Your Mother Should Know

Freud

We have all said and heard someone say something that is considered to be a “Freudian slip.” We attach that phrase to what are often embarrassing slips of the tongue, though sometimes we just accidentally use the wrong word. Not to blame Sigmund Freud but in those cases, we interpret them to be more revealing of some unconscious thought.

In the cartoon example above “another” slips into becoming “your mother.” You probably know a bit about Freud and if you do it’s likely that you know that mothers and fathers play big roles in Freudian psychology. Freud would call that a “symptomatic action,” and say it was just just a slip of the tongue.

Another humorous Freudian slip would be a man saying he was unhappy and felt a “need to change my wife” when he meant to say “I need to change my life.” Linguistic error or something deeper?

I read some Freud when I was in high school because I had become very interested in trying to interpret my dreams. Freud wrote that “In the same way that psycho-analysis makes use of dream interpretation, it also profits by the study of the numerous little slips and mistakes which people make—symptomatic actions, as they are called […] I have pointed out that these phenomena are not accidental, that they require more than physiological explanations, that they have a meaning and can be interpreted, and that one is justified in inferring from them the presence of restrained or repressed impulses and intentions. (Freud, An Autobiographical Study, 1925)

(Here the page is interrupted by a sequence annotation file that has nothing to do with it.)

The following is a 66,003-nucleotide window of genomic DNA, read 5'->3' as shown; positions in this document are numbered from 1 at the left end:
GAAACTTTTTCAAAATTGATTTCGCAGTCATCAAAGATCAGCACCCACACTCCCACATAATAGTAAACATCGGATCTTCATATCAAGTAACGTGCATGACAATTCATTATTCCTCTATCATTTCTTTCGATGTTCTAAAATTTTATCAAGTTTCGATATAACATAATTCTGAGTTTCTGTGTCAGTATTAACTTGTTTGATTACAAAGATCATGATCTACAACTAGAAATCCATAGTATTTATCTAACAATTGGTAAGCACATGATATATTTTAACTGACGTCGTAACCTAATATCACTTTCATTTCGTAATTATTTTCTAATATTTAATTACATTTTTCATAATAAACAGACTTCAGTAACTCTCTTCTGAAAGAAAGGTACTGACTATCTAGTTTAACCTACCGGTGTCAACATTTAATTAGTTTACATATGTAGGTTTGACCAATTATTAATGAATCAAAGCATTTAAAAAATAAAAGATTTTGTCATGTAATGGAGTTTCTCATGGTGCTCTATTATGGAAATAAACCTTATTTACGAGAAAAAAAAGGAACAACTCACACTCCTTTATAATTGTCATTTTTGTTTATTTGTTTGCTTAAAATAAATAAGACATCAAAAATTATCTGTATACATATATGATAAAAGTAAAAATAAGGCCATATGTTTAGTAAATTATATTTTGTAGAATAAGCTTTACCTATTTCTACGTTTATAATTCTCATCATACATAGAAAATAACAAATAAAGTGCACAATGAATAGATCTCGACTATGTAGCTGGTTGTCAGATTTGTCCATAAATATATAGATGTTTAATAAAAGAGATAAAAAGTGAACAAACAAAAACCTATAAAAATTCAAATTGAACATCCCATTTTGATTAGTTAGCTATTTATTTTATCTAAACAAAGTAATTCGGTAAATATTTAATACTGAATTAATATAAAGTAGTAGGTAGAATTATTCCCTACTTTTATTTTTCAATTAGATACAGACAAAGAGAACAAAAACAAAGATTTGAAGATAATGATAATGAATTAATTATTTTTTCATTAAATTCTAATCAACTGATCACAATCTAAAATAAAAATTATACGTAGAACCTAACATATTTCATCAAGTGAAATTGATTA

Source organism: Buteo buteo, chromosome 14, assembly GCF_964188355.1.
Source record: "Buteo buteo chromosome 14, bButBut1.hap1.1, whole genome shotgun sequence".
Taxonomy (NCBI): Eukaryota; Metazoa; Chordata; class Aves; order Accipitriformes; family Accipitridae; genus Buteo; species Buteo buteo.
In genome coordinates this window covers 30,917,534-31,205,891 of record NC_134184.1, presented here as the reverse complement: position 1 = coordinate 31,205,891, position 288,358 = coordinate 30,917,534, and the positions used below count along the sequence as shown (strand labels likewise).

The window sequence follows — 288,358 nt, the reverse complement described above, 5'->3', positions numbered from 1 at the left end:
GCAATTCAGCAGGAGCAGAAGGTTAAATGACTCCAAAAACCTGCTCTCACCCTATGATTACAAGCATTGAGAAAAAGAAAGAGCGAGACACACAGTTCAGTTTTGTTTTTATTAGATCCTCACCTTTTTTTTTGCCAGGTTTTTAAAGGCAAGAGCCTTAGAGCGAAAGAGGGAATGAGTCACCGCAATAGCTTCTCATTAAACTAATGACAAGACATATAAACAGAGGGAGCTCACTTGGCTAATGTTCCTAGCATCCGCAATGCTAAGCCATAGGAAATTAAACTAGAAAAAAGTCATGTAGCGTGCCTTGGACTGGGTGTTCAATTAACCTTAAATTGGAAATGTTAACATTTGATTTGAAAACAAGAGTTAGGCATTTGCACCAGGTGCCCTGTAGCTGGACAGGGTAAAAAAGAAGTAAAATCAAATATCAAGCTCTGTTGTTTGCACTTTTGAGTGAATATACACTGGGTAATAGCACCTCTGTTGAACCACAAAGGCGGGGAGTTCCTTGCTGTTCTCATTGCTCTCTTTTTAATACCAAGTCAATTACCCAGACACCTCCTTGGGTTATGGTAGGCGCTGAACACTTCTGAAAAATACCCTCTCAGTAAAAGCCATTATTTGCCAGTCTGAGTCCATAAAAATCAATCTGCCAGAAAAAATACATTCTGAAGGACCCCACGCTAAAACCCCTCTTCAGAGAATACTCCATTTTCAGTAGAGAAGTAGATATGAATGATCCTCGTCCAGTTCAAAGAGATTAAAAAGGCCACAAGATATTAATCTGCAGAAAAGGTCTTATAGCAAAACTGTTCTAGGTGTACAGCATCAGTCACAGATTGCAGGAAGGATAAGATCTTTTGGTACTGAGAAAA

Freud believed that it was our unconscious mind that unlocked our behaviors. Dreams and slips of the tongue reveal those hidden thoughts. “Freudian slips” is our common term. Freud used the German word Fehlleistungen meaning something like “faulty actions.” A translator used the term parapraxes  and the phrase “symptomatic action.

A lot of Freud’s theories are questioned these days and some psychologists and linguists believe that many cases of Freudian slips are really more indicators of the way language is formed in the brain.

I think language explains why Pope Francis was delivering a sermon at the Vatican in 2014, when he accidentally said cazzo instead of caso. Unfortunately, the latter means “example” while the former translates as “fuck.”

Senator Ted Kennedy gave a speech about education and said “Our national interest ought to be to encourage the breast – the best – and brightest.”  That is probably also a language thing – but I’m less sure of it than with the Pope.

Do you think a Freudian slip is the unconscious speaking out or a result of a linguistic misfire?

An earlier version of this post appeared at the One-Page Schoolhouse

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Ken Ronkowitz

A lifelong educator on and off the Internet. Random by design and predictably irrational. It's turtles all the way down. Dolce far niente.

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